Next Up for Mars: MAVEN Orbiter
The Mars Atmosphere and Volatile EvolutioN (MAVEN) spacecraft is now undergoing environmental testing at Lockheed Martin’s Space Systems facilities, near Denver, Colorado – the designer and builder of the probe.
On arrival at the red planet, MAVEN will be the first mission devoted to understanding the Martian upper atmosphere.
The craft is instrumented to help understand the role that loss of atmospheric gas to space played in changing the Martian climate through time.
But how do you prep a spacecraft headed for distant Mars?
Rigorous testsMAVEN will undergo a variety of rigorous tests that simulate the extreme temperatures, vacuum and vibration the spacecraft will experience during the course of its mission.
Currently, the spacecraft is in the company’s Reverberant Acoustic Laboratory being prepared to undergo acoustics testing that mimics the maximum sound and vibration levels the spacecraft will experience during launch.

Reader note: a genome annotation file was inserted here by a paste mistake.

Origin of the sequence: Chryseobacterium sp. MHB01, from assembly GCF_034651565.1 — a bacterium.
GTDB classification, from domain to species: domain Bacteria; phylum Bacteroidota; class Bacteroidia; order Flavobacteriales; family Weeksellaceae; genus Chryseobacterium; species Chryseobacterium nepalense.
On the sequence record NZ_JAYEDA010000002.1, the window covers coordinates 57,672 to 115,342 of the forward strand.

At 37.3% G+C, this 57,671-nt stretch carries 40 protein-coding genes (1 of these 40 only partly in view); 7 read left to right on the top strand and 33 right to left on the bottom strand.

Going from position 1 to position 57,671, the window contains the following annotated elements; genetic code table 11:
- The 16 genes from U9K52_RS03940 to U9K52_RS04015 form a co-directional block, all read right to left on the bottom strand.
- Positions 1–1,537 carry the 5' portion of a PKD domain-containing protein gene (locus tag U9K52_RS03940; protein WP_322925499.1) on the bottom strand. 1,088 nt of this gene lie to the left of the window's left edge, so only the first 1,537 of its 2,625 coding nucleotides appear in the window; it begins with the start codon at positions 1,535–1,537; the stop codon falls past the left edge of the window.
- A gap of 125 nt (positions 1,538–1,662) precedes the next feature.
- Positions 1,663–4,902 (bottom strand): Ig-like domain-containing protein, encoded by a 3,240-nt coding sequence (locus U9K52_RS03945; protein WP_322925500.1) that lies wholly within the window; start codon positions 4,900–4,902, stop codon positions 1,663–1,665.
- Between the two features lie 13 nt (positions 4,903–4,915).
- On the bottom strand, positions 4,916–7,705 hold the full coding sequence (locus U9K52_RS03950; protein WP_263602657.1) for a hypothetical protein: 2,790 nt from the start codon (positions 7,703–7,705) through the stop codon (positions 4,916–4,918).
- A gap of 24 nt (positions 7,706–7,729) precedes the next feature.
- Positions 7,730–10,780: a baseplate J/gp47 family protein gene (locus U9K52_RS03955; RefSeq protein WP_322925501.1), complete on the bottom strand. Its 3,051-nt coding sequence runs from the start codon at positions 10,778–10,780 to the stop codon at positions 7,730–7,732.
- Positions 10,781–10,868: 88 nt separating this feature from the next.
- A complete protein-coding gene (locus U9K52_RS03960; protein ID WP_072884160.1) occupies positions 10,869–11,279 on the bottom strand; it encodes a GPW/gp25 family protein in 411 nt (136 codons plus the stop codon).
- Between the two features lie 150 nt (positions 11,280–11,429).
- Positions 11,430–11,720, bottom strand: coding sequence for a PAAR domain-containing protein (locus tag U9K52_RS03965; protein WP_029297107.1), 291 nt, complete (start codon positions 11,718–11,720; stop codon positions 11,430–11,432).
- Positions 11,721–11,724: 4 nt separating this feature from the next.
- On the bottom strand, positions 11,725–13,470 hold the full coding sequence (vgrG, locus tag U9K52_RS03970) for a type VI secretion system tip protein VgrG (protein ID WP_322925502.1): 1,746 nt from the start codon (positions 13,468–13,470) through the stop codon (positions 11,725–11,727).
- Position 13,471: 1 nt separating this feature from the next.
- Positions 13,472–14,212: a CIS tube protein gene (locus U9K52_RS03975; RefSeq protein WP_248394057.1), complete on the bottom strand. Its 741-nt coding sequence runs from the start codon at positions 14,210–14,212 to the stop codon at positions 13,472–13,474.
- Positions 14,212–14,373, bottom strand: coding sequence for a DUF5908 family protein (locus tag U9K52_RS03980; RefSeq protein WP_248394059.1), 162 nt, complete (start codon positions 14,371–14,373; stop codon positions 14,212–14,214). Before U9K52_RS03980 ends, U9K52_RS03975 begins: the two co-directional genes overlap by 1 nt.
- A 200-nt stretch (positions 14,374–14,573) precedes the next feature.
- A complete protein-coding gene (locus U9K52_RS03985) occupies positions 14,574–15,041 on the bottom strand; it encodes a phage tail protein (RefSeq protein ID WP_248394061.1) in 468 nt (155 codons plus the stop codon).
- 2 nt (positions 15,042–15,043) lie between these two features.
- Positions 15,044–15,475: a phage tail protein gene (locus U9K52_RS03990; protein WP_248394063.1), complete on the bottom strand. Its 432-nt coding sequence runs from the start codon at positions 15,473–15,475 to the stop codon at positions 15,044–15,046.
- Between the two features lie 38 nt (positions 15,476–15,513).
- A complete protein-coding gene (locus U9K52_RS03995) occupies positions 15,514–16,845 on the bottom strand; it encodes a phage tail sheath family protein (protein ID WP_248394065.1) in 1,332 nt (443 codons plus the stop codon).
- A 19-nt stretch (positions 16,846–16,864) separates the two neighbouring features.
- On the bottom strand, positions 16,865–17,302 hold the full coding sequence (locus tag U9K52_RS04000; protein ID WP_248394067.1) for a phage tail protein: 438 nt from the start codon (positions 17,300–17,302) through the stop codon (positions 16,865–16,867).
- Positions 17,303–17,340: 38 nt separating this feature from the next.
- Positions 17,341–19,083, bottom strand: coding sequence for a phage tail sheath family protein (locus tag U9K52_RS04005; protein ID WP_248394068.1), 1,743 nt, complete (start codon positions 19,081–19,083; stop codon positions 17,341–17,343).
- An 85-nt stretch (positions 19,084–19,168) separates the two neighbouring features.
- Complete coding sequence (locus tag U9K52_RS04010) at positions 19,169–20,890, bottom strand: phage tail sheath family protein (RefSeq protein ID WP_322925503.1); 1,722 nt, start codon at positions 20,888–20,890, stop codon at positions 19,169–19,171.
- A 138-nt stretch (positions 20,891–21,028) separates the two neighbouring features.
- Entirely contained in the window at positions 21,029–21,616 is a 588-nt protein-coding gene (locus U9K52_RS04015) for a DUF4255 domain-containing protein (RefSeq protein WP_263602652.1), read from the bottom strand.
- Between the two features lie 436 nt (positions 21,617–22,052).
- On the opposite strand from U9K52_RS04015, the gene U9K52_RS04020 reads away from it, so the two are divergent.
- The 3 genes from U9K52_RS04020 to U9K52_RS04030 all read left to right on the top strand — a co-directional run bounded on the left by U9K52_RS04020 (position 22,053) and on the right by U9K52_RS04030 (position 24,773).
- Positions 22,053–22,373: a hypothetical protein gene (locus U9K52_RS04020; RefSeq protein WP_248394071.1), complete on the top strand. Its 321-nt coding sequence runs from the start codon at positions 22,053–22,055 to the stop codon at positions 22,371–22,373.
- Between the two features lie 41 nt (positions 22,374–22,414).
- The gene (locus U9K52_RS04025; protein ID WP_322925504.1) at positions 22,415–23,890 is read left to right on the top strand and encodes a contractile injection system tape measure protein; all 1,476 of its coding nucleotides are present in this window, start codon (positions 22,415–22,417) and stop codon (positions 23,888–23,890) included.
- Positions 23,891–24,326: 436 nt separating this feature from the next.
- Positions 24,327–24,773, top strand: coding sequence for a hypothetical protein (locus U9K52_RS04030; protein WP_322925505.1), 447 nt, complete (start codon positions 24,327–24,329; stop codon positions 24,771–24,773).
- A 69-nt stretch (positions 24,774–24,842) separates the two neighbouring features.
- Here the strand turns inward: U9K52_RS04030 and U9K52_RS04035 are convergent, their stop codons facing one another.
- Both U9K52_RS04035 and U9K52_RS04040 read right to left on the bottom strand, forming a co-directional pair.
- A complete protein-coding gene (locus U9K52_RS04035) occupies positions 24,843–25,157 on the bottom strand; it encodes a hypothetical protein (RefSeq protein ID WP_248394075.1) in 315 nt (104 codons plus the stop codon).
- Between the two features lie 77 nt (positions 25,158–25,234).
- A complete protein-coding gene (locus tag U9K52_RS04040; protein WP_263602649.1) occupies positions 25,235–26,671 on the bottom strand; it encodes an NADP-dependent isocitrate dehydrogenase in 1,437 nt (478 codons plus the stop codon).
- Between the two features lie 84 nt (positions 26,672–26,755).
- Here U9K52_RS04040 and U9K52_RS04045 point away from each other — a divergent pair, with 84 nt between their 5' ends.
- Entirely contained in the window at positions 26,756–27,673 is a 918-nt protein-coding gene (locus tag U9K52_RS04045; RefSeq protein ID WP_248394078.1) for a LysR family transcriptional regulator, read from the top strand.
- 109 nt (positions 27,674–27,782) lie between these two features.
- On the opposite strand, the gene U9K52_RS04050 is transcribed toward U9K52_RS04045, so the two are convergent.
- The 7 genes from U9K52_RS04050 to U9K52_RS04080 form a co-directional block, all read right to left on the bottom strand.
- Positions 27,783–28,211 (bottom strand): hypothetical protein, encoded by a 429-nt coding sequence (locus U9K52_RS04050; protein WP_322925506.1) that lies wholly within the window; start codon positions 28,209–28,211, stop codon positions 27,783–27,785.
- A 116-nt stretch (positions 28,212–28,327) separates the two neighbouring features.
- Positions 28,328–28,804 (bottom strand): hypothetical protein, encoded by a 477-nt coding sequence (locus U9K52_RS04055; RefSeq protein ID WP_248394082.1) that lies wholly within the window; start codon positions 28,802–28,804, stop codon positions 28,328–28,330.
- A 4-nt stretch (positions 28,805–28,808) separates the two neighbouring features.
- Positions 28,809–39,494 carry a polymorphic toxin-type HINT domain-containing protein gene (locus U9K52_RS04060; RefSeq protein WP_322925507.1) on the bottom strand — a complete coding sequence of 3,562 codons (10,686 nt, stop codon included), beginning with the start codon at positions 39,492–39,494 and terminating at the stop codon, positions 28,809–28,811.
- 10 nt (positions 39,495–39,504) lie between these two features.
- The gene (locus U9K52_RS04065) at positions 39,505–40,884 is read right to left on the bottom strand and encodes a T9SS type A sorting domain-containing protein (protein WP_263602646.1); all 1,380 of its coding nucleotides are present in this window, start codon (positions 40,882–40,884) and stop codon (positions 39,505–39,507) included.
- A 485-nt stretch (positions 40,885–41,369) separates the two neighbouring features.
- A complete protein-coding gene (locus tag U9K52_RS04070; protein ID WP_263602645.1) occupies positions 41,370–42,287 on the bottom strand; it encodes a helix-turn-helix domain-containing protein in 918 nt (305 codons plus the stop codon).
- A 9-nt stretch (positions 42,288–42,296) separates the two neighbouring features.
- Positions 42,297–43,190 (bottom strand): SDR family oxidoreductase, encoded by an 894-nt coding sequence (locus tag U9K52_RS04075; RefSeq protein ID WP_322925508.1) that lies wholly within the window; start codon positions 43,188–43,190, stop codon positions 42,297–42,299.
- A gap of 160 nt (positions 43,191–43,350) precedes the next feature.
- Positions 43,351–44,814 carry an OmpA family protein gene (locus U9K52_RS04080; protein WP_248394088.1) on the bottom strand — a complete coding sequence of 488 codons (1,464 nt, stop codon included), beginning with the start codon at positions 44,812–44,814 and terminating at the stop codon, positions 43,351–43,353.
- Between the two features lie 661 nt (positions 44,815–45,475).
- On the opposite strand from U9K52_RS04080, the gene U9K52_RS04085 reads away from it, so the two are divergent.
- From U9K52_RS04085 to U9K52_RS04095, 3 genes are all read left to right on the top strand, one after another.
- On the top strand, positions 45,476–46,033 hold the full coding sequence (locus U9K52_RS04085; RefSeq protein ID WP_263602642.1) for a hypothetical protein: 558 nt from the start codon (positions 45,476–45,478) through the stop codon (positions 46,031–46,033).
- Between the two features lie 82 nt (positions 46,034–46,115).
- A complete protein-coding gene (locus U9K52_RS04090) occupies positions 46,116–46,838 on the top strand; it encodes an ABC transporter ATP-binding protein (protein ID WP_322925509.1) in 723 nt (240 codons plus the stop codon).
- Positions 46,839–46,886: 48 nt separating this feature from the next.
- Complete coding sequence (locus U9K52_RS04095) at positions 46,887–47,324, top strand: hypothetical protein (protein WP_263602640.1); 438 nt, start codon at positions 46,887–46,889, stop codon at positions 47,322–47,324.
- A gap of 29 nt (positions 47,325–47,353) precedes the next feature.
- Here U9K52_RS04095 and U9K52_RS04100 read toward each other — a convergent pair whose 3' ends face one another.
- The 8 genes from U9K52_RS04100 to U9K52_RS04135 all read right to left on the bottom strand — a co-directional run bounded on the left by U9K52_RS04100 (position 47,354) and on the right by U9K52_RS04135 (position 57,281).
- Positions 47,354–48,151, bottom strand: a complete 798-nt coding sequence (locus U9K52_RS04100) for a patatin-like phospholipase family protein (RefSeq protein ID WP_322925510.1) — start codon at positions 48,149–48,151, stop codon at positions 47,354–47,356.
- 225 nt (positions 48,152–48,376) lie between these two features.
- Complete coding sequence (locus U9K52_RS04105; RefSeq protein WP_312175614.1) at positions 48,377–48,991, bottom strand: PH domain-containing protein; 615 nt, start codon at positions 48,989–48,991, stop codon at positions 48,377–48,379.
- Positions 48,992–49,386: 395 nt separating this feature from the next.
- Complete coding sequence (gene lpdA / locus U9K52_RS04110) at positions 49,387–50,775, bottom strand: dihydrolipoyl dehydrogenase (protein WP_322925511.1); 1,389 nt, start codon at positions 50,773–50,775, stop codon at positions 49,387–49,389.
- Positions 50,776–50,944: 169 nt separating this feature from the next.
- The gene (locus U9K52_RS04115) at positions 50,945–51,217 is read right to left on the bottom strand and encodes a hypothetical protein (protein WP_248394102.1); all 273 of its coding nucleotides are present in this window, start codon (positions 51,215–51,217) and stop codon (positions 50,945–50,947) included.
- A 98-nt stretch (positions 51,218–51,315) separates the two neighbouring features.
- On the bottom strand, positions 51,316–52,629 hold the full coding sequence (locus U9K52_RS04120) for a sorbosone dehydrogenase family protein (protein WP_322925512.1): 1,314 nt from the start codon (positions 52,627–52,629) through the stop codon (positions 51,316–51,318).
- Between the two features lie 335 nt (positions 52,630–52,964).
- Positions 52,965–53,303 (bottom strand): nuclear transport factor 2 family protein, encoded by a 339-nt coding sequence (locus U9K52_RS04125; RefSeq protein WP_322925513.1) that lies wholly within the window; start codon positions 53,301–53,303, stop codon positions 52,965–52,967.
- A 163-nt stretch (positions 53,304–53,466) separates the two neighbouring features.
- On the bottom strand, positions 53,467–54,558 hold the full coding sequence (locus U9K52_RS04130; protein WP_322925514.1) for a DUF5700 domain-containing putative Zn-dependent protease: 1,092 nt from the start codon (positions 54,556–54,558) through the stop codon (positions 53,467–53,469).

Following the acoustics test, MAVEN will be subjected to barrage of additional evaluations, including: separation/deployment shock, electromagnetic interference/electromagnetic compatibility (EMI/EMC), and magnetics testing.
Also ahead for MAVEN is a thermal vacuum test where the spacecraft and its instruments are exposed to the vacuum and extreme hot and cold temperatures it will face in space, explains a company press statement.
“We’ve got an exciting science mission planned, and the environmental testing now is what will ensure that we are ready for launch and for the mission,” said Bruce Jakosky, MAVEN principal investigator from the University of Colorado at Boulder’s Laboratory for Atmospheric and Space Physics (LASP).
MAVEN is scheduled to ship from Lockheed Martin’s facility to NASA’s Kennedy Space Center in early August and scheduled to launch in November 2013.
For more information about MAVEN, go to:
NASA’s MAVEN spacecraft recently completed assembly and has started environmental testing. In the Multipurpose Test Facility clean room at Lockheed Martin, technicians installed the orbiter’s two solar arrays prior to a modal test.